Visit Merthyr Mawr on a hot summer’s day and you’d be forgiven for thinking you were wandering the deserts of Oman rather than exploring a nature reserve just north of the Welsh village of Ogmore. A comparison not lost on English film director, David Lean, who used the area as a stand-in for the landscapes of Asia in his classic 1962 adventure film Lawrence of Arabia.
There’s certainly a sense of the dramatic here, with scene-stealing views of the arid, serene region hiding around every curve of the walking trails that crisscross the coastal plain. The star of the show, however, is the Big Dipper, a roughly 800-foot-tall sand dune that stands as the largest in Wales, and one of the tallest in Europe. Ramblers come from all over to trudge to the top of it for the impressive views out into the Bristol Channel, while a selection of hardy folk run up it each December, as part of the annual Christmas Pudding Race. (Competitors receive a traditional British Christmas cake as a prize at the finish line.)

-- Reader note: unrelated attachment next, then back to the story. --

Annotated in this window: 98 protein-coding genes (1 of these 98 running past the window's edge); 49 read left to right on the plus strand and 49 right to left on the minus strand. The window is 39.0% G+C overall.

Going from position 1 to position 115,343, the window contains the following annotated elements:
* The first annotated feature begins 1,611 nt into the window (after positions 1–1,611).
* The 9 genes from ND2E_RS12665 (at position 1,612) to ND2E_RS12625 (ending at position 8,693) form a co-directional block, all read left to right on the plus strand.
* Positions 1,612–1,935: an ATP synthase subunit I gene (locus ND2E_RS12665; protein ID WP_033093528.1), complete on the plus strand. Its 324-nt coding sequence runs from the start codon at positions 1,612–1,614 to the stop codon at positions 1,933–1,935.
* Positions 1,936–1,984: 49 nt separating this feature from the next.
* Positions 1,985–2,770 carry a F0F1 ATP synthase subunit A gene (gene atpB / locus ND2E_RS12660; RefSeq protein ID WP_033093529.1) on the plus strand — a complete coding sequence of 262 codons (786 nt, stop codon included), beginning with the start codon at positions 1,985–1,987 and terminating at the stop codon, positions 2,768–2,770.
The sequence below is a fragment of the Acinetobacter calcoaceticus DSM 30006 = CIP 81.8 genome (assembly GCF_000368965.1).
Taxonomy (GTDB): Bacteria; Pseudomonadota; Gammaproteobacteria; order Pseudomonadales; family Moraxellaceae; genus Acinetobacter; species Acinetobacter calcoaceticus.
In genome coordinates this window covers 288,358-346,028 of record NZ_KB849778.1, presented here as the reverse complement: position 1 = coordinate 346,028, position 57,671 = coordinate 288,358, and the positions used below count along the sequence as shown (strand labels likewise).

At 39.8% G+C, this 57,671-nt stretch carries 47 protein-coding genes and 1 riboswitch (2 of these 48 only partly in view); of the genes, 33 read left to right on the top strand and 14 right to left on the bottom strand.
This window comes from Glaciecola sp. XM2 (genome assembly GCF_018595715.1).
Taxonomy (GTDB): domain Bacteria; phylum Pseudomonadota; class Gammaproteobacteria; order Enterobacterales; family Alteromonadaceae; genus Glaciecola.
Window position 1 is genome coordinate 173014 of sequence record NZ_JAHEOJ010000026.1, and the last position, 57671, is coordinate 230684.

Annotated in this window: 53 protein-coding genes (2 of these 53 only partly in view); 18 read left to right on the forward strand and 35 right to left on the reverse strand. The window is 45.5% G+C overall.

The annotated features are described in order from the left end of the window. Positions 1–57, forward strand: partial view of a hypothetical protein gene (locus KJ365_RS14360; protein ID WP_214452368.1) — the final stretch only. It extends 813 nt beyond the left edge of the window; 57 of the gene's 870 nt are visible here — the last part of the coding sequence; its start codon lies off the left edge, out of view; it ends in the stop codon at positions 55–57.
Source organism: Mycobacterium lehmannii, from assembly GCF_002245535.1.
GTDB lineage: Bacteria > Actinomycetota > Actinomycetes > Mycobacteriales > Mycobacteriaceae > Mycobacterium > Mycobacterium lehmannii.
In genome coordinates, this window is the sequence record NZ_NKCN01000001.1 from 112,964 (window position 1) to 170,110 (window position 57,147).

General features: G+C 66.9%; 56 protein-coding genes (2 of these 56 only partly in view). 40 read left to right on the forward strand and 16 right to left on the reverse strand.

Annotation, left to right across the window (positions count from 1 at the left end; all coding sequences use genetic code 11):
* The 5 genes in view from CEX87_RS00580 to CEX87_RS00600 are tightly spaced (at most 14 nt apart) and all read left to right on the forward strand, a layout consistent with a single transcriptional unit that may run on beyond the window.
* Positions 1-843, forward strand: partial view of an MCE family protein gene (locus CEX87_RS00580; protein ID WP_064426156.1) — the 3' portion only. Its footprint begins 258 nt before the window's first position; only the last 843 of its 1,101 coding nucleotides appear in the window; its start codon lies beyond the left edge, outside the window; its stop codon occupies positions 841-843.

But the dunes are just one of the sights on offer in the 840-acre reserve. The area is an important habitat for wildlife, with scatterings of wildflowers like rock sea lavender and burnet rose that are abuzz in springtime with butterflies and bumblebees, while rabbits hop through the thickets of woodlands and grasslands. There is also a beautiful, quiet sweep of beach to picnic on, and the remains of the 14th-century fortified manor, Candleston Castle, to nose around.
While there are no desert oases to speak of, the culinary-focused Forest Feastival pitches up for a few weekends during the end of summer, serving up an eclectic selection of street food dishes to weary wanderers.